Secrets of the universe: India approves $320m gravitational wave detector

An aerial view of the LIGO detector in Livingston, Louisiana (Christian Offenberg/Dreamstime)
The government of India has approved the construction of a $320m observatory to detect gravitational waves from space to help answer fundamental questions about the universe, the SciTechDaily website reports.

Gravitational waves are caused by highly energetic events in deep space such as supernovae and the collision of binary neutron stars. The first such wave was detected in 2015.

Accurately detecting and interpreting waves requires a global network of specialist observatories that work together to identify which part of the universe they came from.

The Indian observatory fills a gap in that network, which currently consists of facilities in the US, Italy, and Japan.

‘Latest and best techniques’

It will be called LIGO-India, with the acronym referring to “laser interferometer gravitational-wave observatory”. It will be sited near the city of Aundha in the state of Maharashtra. India’s Atomic Energy and Science and Technology departments will build it.

Providing the expertise will be a collaboration between Caltech and MIT in the US and three Indian research bodies: the Raja Ramanna Centre for Advanced Technology in Indore, the Institute for Plasma Research Ahmedabad and the Inter-University Centre for Astronomy and Astrophysics Pune.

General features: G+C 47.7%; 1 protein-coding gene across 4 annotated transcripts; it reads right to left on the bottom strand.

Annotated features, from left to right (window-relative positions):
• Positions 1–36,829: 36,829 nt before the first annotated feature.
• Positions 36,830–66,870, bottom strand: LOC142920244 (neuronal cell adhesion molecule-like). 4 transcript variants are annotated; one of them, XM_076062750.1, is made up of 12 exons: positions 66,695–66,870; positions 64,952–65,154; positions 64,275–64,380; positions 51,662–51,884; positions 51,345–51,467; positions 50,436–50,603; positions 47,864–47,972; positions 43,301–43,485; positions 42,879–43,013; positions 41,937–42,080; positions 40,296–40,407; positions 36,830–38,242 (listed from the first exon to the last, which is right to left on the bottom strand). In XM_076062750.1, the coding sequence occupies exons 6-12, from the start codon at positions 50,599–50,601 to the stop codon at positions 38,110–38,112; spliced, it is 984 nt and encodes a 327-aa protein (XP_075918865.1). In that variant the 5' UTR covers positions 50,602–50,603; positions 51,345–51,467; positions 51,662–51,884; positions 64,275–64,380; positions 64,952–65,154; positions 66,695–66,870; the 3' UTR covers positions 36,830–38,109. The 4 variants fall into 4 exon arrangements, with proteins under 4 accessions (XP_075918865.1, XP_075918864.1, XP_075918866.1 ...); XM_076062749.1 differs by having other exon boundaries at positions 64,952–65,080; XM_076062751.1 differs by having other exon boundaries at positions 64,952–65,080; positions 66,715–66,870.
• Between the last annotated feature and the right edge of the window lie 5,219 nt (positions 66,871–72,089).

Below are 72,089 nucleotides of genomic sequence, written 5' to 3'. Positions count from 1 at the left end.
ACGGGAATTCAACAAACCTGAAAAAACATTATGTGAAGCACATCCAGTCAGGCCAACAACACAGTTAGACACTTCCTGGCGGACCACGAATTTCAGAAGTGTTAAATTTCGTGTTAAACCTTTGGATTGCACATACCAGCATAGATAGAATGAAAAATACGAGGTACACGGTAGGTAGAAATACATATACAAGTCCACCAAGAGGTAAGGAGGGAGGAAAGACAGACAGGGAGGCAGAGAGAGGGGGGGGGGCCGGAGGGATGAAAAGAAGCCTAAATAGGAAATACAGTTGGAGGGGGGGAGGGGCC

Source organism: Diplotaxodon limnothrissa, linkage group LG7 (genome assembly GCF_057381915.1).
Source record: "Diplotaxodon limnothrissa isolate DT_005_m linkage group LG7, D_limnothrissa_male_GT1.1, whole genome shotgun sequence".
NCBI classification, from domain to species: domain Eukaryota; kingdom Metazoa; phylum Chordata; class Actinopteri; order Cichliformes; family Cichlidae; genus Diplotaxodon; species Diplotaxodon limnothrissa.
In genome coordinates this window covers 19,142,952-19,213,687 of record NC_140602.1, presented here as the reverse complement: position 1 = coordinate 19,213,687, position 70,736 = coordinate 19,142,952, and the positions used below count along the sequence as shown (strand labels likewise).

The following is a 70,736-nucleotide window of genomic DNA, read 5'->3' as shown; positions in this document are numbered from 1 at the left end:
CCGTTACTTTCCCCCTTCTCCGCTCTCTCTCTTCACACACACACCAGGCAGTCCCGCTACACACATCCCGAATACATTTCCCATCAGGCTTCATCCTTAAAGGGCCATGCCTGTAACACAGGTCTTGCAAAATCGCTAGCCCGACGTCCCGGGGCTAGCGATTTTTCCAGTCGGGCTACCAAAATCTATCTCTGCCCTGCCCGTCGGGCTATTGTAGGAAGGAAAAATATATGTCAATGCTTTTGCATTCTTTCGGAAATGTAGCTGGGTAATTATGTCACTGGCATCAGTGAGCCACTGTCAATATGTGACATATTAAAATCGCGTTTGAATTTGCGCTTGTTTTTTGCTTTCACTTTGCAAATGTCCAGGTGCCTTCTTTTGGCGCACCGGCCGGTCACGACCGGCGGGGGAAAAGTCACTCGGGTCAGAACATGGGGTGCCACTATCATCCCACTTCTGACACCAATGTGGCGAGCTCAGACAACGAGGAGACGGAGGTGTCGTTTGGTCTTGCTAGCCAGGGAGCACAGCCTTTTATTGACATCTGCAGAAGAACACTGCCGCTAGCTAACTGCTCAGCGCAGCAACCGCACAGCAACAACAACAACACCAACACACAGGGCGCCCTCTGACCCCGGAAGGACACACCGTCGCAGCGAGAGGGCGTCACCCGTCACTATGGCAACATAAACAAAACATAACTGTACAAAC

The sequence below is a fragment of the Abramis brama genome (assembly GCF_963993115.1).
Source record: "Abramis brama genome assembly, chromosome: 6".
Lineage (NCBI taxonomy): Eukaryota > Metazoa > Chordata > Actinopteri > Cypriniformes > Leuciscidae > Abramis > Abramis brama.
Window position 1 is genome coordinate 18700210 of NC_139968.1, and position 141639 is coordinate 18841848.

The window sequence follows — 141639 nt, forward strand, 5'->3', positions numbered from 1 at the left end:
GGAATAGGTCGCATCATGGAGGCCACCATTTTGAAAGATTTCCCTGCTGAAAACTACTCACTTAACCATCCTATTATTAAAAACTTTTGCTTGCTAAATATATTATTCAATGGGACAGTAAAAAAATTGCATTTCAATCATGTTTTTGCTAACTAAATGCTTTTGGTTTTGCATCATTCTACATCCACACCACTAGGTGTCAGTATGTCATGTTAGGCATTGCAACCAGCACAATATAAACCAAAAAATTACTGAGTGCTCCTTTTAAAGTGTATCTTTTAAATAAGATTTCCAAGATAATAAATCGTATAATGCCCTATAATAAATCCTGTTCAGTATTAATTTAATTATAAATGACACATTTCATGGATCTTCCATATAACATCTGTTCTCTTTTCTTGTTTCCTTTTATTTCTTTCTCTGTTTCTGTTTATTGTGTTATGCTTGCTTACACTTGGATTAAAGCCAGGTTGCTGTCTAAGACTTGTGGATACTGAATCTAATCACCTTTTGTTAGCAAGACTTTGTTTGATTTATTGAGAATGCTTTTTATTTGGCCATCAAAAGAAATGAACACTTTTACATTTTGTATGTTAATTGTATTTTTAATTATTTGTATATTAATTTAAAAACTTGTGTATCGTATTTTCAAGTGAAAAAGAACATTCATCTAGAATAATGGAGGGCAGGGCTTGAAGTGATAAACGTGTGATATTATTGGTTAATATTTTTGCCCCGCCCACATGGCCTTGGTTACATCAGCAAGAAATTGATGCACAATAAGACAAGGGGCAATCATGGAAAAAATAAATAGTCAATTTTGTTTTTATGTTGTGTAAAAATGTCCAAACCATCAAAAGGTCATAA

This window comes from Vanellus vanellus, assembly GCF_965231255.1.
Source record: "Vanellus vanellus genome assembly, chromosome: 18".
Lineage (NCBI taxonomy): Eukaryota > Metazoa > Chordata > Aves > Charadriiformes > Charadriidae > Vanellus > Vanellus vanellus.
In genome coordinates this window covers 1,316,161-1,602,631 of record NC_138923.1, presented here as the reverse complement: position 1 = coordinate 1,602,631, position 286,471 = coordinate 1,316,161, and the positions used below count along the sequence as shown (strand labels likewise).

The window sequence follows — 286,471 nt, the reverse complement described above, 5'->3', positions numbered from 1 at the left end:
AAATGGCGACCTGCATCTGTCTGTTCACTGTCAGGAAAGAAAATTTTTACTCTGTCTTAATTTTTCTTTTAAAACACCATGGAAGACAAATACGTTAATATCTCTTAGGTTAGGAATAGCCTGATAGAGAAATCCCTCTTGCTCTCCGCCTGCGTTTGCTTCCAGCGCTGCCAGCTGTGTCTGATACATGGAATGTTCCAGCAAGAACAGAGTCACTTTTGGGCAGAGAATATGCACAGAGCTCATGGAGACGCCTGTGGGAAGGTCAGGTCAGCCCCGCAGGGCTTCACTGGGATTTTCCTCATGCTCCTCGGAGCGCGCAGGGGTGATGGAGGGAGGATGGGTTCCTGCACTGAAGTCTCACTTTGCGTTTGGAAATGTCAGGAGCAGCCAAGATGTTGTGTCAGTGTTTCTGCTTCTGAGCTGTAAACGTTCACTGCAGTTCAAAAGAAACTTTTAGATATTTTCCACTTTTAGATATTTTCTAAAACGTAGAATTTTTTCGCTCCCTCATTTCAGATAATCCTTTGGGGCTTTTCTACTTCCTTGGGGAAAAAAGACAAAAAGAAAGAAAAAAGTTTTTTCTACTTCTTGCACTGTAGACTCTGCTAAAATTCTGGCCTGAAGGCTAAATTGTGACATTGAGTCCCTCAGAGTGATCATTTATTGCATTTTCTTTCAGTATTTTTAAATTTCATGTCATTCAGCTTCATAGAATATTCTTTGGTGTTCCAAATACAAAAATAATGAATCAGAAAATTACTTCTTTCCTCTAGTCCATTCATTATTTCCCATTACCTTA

“We’ve worked very hard over the past few years to bring a LIGO detector to India,” said David Reitze, the executive director of the LIGO Laboratory at Caltech.

Rana Adhikari, a professor of physics at Caltech, added that the detector would “have all of our latest and best techniques incorporated from the get-go”.

Was Einstein right?

When complete by the end of the decade, LIGO-India will join LIGOs at Livingstone in Louisiana and Hanford in Washington State, which are operated by MIT and Caltech. Other detectors are the Virgo LIGO located near Pisa and the University of Tokyo’s KAGRA detector, near Nagoya.

The observatory consists of two interferometers, each 4km long, made up of 1.2m-wide steel vacuum tubes. These “marvels of precision engineering”, in the words of Caltech, are arranged in an L shape and are covered by a thick concrete enclosure. Lasers measure the movement of light in the tubes when a gravitational wave passes through.

Adhikari says the new detector will increase the global network’s sensitivity by an order of magnitude.

“This will greatly enhance our ability to answer fundamental questions about the universe, including how black holes form and the expansion rate of our universe, as well as to more rigorously test Einstein’s general theory of relativity,” he said.

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